Class Activities

Assignments

Tests

Jan 12

Chapter 5

Read Chapter 5

n/a

Jan 19

Chapter 5

Programs

Chapter 5

Jan 26

Chapter 6

Read Chapter 6

n/a

Feb 2

Chapter 6

Programs

Chapter 6

Feb 9

Chapter 7

Read Chapter 7

n/a

Feb 16

Chapter 7

Programs

Chapter 7

Feb 23

Chapter 8

Read Chapter 8

n/a

Mar 2

Chapter 8

Programs

Chapter 8


Academic Honesty:
Academic integrity is the foundation of the academic community. Because each student has the primary responsibility for being academically honest, students are advised to read and understand all sections of this policy relating to standards of conduct and academic life.   Park University 2005-2006 Undergraduate Catalog Page 85-87

Plagiarism:
Plagiarism involves the use of quotations without quotation marks, the use of quotations without indication of the source, the use of another's idea without acknowledging the source, the submission of a paper, laboratory report, project, or class assignment (any portion of such) prepared by another person, or incorrect paraphrasing. Park University 2005-2006 Undergraduate Catalog Page 85-87

Attendance Policy:
Instructors are required to maintain attendance records and to report absences via the online attendance reporting system.

  1. The instructor may excuse absences for valid reasons, but missed work must be made up within the semester/term of enrollment.
  2. Work missed through unexcused absences must also be made up within the semester/term of enrollment, but unexcused absences may carry further penalties.
  3. In the event of two consecutive weeks of unexcused absences in a semester/term of enrollment, the student will be administratively withdrawn, resulting in a grade of "WH".
  4. A "Contract for Incomplete" will not be issued to a student who has unexcused or excessive absences recorded for a course.
  5. Students receiving Military Tuition Assistance or Veterans Administration educational benefits must not exceed three unexcused absences in the semester/term of enrollment. Excessive absences will be reported to the appropriate agency and may result in a monetary penalty to the student.
  6. Report of a "F" grade (attendance or academic) resulting from excessive absence for those students who are receiving financial assistance from agencies not mentioned in item 5 above will be reported to the appropriate agency.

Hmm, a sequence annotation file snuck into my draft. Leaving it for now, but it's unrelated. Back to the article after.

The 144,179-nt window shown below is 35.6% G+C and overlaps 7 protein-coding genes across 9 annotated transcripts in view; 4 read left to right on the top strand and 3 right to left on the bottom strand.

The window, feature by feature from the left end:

Park University 2005-2006 Undergraduate Catalog Page 89
An “excused absence” is defined as an absence where the instructor is notified before the start of class.

Disability Guidelines:
Park University is committed to meeting the needs of all students that meet the criteria for special assistance. These guidelines are designed to supply directions to students concerning the information necessary to accomplish this goal. It is Park University's policy to comply fully with federal and state law, including Section 504 of the Rehabilitation Act of 1973 and the Americans with Disabilities Act of 1990, regarding students with disabilities. In the case of any inconsistency between these guidelines and federal and/or state law, the provisions of the law will apply. Park University is committed to meeting the needs of all learners that meet the criteria for special assistance. These guidelines are designed to supply directions to learners concerning the information necessary to accomplish this goal. It is Park University's policy to comply fully with federal and state law, including Section 504 of the Rehabilitation Act of 1973 and the American with Disabilities Act of 1990, regarding learners with disabilities and, to the extent of any inconsistency between these guidelines and federal and/or state law, the provisions of the law will apply. Additional information concerning Park University's policies and procedures related to disability can be found on the Park University web page: http://www.park.edu/disability .

Additional Information:



Rubric

Competency

Exceeds Expectation (3)

Meets Expectation (2)

Does Not Meet Expectation (1)

No Evidence (0)

Critical Thinking

Synthesis
Outcomes
2, 5, 7

Critical Thinking Questions:
15-17.5 points

Critical Thinking Questions:
12-14.5 points

Critical Thinking Questions:
8-11.5 points

Critical Thinking Questions:
0-7.5 points

Analysis
Outcomes
2, 5, 7

Critical Thinking Questions:
15-17.5 points

Critical Thinking Questions:
12-14.5 points

Critical Thinking Questions:
8-11.5 points

Critical Thinking Questions:
0-7.5 points

Evaluation
Outcomes
2, 5, 7

Critical Thinking Questions:
15-17.5 points

Critical Thinking Questions:
12-14.5 points

Critical Thinking Questions:
8-11.5 points

Critical Thinking Questions:
0-7.5 points

Content

Terminology
Outcomes
1, 6, 7

Content Questions:
17-20 points

Content Questions:
13.5-16.5 points

Content Questions:
9-13 points

Content Questions:
0-8.5 points

Concepts
Outcomes
1, 6, 7

Content Questions:
17-20 points

Content Questions:
13.5-16.5 points

Content Questions:
9-13 points

Content Questions:
0-8.5 points

Application
Outcomes
1, 6, 7

Content Questions:
17-20 points

Content Questions:
13.5-16.5 points

Content Questions:
9-13 points

Content Questions:
0-8.5 points

Technical Skills

Whole Artifact
Outcomes
4, 7

Technical Skills Questions:
6-6.5 points

Technical Skills Questions:
5-5.5 points

Technical Skills Questions:
3.5-4.5 points

Technical Skills Questions:
0-3 points

Component
Outcomes
4, 7

Technical Skills Questions:
6-6.5 points

Technical Skills Questions:
5-5.5 points

Technical Skills Questions:
3.5-4.5 points

Technical Skills Questions:
0-3 points

M/LL Courses
Outcomes
 

 

 

 

 

Copyright:

This material is copyright and can not be reused without author permission.